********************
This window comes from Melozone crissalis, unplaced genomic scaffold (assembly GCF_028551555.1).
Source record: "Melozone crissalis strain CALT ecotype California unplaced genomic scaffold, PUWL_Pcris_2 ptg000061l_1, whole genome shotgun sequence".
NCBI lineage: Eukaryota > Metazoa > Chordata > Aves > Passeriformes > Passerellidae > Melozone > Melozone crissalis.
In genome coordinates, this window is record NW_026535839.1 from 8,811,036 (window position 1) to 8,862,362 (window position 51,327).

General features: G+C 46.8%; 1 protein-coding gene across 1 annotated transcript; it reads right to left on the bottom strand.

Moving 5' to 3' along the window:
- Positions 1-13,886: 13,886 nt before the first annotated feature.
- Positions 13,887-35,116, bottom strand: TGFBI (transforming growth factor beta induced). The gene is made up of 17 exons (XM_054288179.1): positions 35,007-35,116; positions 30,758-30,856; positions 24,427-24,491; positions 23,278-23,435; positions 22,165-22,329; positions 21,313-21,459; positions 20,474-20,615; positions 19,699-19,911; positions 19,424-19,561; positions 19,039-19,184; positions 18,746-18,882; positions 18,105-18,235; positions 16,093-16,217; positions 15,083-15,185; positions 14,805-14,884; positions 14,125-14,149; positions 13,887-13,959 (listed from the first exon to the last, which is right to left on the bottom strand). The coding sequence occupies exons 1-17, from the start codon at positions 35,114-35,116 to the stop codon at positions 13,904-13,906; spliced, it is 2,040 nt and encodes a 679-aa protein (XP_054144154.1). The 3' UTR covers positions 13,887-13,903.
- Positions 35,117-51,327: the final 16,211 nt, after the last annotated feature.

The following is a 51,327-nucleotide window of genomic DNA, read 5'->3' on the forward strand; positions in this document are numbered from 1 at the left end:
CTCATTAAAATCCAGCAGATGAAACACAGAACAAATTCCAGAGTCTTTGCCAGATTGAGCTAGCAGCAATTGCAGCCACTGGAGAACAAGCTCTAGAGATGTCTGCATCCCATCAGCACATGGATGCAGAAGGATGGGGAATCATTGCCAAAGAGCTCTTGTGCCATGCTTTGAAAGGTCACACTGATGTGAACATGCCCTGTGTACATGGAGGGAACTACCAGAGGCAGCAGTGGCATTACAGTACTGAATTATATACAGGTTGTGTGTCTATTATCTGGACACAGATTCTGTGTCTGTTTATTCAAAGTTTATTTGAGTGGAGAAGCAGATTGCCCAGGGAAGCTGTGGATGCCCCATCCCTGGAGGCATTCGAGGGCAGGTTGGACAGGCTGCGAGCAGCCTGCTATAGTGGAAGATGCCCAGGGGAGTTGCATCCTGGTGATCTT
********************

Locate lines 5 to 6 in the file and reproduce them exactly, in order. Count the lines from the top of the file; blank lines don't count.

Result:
General features: G+C 46.8%; 1 protein-coding gene across 1 annotated transcript; it reads right to left on the bottom strand.

Moving 5' to 3' along the window: